I am a respiratory therapist with 35 years in the field, mostly in pediatric, neonatal and aeromedical transport. I hold a Masters in instructional design
Having joined the MS Army National Guard while in high school, I became a combat field medic. This training was done at Fort Sam Houston in San Antonio, TX. I later received the Army’s Respiratory Specialist equivalent after finishing RT school. I stayed in the National Guard for six years, serving with a surgical support hospital and a tank battalion.
Professional Career and Education
My career in Respiratory Care began in 1982, as a student at Northeast MS Community College in Booneville, MS. I graduated in 1983 with a degree in Respiratory Therapy becoming credentialed as a certified respiratory therapist
(CRT) in 1984. I later pursued registry (RRT 1988) and the Neonatal-Pediatric Specialty (NPS 1991). I have worked as a respiratory therapist in various capacities, including:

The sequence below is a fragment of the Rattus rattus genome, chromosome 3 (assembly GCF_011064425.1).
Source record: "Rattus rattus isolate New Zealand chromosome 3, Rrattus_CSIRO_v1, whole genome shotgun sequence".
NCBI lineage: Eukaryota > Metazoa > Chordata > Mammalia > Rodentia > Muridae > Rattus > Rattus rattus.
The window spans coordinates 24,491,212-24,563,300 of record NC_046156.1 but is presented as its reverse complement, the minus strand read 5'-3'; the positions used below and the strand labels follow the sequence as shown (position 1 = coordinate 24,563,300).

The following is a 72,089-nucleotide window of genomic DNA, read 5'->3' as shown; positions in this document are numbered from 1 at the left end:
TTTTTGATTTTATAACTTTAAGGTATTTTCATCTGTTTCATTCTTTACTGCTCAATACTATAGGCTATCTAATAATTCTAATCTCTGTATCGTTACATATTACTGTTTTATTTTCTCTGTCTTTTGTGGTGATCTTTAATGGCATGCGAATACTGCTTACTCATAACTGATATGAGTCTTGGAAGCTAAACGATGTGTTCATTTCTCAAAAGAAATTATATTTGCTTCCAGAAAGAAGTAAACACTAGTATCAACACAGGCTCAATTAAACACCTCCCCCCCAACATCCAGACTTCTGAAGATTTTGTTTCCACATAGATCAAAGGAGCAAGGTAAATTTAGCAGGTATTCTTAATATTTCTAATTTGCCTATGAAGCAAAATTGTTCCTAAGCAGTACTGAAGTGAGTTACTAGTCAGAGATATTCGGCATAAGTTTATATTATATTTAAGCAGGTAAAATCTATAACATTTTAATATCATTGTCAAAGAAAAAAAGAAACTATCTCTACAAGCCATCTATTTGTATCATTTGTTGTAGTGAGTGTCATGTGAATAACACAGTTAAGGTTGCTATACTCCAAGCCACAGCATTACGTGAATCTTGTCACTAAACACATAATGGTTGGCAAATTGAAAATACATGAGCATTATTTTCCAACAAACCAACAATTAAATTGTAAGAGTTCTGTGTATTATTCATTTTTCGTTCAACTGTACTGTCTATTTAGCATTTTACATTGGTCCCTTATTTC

- general respiratory care
- critical care of adults, pediatric and neonatal patients
- ground and aeromedical transport of pediatric and neonatal patients
- management as a supervisor, operations manager and director
- clinical educator
- medical simulation designer
- instructional designer
In 2001, I completed an Associate Degree in Graphic Arts, at State Tech in Memphis, TN, with a concentration in multimedia production. During this time, I learned the basics of web design, photo and video editing and some of the
tools used for the production of content for distribution to the internet, CD, DVD, and other presentation formats.
In 2005, I finished a Masters Degree in Instructional Design at the University of Memphis. During this time I learned the basics of instructional design: analysis, design, development and evaluation (ADDIE). I learned prior and current software platforms used to complete these tasks.
I have 18 years experience of blending instructional design for healthcare, designing and creating education programs and documents, training modules and clinical simulation programs.